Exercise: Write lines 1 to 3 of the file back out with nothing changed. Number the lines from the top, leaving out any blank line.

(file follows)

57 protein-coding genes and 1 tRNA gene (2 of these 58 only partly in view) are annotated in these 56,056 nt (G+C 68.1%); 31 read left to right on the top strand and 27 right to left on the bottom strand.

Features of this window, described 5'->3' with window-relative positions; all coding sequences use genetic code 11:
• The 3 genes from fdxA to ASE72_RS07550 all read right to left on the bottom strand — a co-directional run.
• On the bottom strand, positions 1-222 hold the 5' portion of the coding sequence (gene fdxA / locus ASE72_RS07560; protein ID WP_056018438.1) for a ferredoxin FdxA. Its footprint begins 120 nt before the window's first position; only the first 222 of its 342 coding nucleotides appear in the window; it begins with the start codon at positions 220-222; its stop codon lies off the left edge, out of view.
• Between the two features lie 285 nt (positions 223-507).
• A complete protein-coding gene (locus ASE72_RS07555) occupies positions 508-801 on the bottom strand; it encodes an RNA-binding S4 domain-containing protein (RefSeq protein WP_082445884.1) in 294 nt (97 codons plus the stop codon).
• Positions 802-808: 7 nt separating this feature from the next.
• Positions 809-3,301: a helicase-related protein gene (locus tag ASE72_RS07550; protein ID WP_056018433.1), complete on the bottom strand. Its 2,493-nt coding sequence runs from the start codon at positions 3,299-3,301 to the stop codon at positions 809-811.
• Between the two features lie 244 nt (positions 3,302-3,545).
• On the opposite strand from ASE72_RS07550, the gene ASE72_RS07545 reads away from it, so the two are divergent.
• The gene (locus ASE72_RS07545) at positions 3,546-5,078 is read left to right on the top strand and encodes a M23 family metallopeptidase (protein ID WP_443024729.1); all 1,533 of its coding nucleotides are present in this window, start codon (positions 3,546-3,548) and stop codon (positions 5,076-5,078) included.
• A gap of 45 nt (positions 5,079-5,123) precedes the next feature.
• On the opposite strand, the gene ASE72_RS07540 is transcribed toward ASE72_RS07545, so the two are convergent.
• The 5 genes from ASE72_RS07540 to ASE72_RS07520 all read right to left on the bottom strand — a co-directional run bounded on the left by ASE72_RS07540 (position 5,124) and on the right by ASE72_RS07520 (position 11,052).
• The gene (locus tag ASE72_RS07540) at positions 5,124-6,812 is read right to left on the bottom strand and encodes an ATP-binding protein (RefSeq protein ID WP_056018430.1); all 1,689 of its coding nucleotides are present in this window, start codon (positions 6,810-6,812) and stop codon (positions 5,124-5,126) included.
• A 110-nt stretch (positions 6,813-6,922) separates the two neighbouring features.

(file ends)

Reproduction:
57 protein-coding genes and 1 tRNA gene (2 of these 58 only partly in view) are annotated in these 56,056 nt (G+C 68.1%); 31 read left to right on the top strand and 27 right to left on the bottom strand.

Features of this window, described 5'->3' with window-relative positions; all coding sequences use genetic code 11:
• The 3 genes from fdxA to ASE72_RS07550 all read right to left on the bottom strand — a co-directional run.